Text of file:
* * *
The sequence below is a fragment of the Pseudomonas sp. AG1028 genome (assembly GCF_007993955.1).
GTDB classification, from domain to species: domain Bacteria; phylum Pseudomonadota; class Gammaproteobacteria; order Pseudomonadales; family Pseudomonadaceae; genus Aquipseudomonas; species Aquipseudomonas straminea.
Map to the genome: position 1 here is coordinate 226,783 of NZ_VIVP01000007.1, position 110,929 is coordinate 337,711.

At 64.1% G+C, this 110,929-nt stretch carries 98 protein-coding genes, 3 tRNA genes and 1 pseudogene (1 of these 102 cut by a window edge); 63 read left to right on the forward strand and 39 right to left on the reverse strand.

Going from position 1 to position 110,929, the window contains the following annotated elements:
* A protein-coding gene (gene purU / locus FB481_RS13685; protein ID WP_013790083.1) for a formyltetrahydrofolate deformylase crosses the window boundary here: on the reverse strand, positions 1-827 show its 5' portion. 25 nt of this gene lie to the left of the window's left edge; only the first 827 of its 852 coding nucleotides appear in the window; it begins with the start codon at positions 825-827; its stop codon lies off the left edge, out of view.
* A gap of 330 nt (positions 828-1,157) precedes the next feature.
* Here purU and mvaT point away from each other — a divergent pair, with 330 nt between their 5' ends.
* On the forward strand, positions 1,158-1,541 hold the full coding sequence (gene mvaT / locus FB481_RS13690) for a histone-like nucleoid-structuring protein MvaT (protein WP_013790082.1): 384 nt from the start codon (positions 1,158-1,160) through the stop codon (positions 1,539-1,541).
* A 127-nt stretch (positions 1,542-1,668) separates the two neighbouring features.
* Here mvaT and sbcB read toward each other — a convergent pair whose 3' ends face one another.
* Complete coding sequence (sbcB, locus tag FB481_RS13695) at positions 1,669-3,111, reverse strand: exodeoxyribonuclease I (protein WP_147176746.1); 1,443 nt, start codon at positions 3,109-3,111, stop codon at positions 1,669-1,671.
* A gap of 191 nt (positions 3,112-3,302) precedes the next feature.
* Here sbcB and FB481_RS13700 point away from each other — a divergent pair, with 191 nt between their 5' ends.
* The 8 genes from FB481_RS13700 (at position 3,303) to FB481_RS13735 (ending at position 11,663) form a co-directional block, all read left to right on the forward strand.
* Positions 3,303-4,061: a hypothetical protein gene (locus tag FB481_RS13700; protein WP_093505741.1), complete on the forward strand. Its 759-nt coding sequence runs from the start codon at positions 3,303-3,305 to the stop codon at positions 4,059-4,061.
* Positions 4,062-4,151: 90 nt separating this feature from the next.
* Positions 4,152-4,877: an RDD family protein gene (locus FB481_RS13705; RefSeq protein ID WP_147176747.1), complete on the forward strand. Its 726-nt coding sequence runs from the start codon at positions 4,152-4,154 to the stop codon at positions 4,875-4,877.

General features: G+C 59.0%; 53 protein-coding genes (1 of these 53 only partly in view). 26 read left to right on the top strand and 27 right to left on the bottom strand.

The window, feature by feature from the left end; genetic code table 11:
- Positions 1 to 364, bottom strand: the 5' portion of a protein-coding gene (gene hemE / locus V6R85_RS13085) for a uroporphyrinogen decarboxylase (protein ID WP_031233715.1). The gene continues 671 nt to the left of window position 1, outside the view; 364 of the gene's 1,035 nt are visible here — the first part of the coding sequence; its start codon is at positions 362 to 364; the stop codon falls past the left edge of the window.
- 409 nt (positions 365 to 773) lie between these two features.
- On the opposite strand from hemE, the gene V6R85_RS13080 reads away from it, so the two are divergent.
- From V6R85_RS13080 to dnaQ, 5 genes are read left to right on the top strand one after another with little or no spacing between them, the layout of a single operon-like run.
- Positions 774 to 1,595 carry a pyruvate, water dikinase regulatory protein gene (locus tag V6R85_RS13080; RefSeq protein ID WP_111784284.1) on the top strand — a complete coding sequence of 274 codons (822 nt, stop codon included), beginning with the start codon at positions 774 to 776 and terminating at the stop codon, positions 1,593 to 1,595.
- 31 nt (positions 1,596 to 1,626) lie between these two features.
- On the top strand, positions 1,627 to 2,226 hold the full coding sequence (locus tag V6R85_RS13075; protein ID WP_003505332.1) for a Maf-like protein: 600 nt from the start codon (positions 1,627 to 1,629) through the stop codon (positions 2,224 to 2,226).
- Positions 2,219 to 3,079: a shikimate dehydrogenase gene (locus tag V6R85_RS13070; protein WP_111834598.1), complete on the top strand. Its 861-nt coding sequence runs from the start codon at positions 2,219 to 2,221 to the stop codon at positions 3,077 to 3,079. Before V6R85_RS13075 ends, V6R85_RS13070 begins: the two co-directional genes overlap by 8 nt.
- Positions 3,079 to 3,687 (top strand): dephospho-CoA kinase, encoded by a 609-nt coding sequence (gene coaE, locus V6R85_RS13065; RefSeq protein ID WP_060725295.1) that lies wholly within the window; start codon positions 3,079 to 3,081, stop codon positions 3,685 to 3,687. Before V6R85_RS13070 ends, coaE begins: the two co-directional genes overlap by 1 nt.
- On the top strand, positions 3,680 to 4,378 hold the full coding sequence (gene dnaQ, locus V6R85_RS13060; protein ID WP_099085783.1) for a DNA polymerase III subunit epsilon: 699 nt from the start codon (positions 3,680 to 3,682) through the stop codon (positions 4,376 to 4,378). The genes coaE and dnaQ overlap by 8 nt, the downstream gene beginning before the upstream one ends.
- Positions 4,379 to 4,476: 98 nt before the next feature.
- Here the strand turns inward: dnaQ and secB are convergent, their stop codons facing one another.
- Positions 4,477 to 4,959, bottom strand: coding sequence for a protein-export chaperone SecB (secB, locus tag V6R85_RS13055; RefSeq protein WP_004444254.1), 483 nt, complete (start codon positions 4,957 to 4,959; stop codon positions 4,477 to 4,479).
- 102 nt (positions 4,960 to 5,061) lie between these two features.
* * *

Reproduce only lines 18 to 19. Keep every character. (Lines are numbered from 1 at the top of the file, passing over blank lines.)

* Positions 4,152-4,877: an RDD family protein gene (locus FB481_RS13705; RefSeq protein ID WP_147176747.1), complete on the forward strand. Its 726-nt coding sequence runs from the start codon at positions 4,152-4,154 to the stop codon at positions 4,875-4,877.

General features: G+C 59.0%; 53 protein-coding genes (1 of these 53 only partly in view). 26 read left to right on the top strand and 27 right to left on the bottom strand.